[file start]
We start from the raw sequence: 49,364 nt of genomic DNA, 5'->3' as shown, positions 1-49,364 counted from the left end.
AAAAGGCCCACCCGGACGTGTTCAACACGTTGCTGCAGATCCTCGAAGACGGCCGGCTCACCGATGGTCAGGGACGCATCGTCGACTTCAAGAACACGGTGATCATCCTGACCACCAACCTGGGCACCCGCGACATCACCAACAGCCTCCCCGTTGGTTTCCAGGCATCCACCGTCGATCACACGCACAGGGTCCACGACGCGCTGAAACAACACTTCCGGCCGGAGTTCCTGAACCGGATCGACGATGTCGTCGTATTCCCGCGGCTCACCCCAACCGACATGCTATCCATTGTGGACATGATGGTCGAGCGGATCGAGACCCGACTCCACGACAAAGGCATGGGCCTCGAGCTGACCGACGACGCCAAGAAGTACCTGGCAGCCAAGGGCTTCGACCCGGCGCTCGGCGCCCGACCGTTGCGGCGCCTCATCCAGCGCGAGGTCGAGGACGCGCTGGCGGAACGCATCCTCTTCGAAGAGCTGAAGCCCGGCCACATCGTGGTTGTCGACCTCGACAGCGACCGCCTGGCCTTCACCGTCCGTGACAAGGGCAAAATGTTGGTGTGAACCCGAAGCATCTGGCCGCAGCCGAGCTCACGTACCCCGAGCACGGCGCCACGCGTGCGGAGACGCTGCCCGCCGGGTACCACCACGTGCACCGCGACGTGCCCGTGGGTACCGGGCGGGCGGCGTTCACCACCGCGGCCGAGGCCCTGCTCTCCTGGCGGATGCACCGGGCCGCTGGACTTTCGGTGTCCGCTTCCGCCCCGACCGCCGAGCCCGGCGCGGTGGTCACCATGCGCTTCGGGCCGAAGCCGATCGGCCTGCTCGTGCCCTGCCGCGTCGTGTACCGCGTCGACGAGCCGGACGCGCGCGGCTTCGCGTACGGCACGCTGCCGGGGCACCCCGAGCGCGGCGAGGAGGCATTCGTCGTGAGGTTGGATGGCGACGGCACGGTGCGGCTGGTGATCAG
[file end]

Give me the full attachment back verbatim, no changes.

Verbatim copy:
We start from the raw sequence: 49,364 nt of genomic DNA, 5'->3' as shown, positions 1-49,364 counted from the left end.
AAAAGGCCCACCCGGACGTGTTCAACACGTTGCTGCAGATCCTCGAAGACGGCCGGCTCACCGATGGTCAGGGACGCATCGTCGACTTCAAGAACACGGTGATCATCCTGACCACCAACCTGGGCACCCGCGACATCACCAACAGCCTCCCCGTTGGTTTCCAGGCATCCACCGTCGATCACACGCACAGGGTCCACGACGCGCTGAAACAACACTTCCGGCCGGAGTTCCTGAACCGGATCGACGATGTCGTCGTATTCCCGCGGCTCACCCCAACCGACATGCTATCCATTGTGGACATGATGGTCGAGCGGATCGAGACCCGACTCCACGACAAAGGCATGGGCCTCGAGCTGACCGACGACGCCAAGAAGTACCTGGCAGCCAAGGGCTTCGACCCGGCGCTCGGCGCCCGACCGTTGCGGCGCCTCATCCAGCGCGAGGTCGAGGACGCGCTGGCGGAACGCATCCTCTTCGAAGAGCTGAAGCCCGGCCACATCGTGGTTGTCGACCTCGACAGCGACCGCCTGGCCTTCACCGTCCGTGACAAGGGCAAAATGTTGGTGTGAACCCGAAGCATCTGGCCGCAGCCGAGCTCACGTACCCCGAGCACGGCGCCACGCGTGCGGAGACGCTGCCCGCCGGGTACCACCACGTGCACCGCGACGTGCCCGTGGGTACCGGGCGGGCGGCGTTCACCACCGCGGCCGAGGCCCTGCTCTCCTGGCGGATGCACCGGGCCGCTGGACTTTCGGTGTCCGCTTCCGCCCCGACCGCCGAGCCCGGCGCGGTGGTCACCATGCGCTTCGGGCCGAAGCCGATCGGCCTGCTCGTGCCCTGCCGCGTCGTGTACCGCGTCGACGAGCCGGACGCGCGCGGCTTCGCGTACGGCACGCTGCCGGGGCACCCCGAGCGCGGCGAGGAGGCATTCGTCGTGAGGTTGGATGGCGACGGCACGGTGCGGCTGGTGATCAG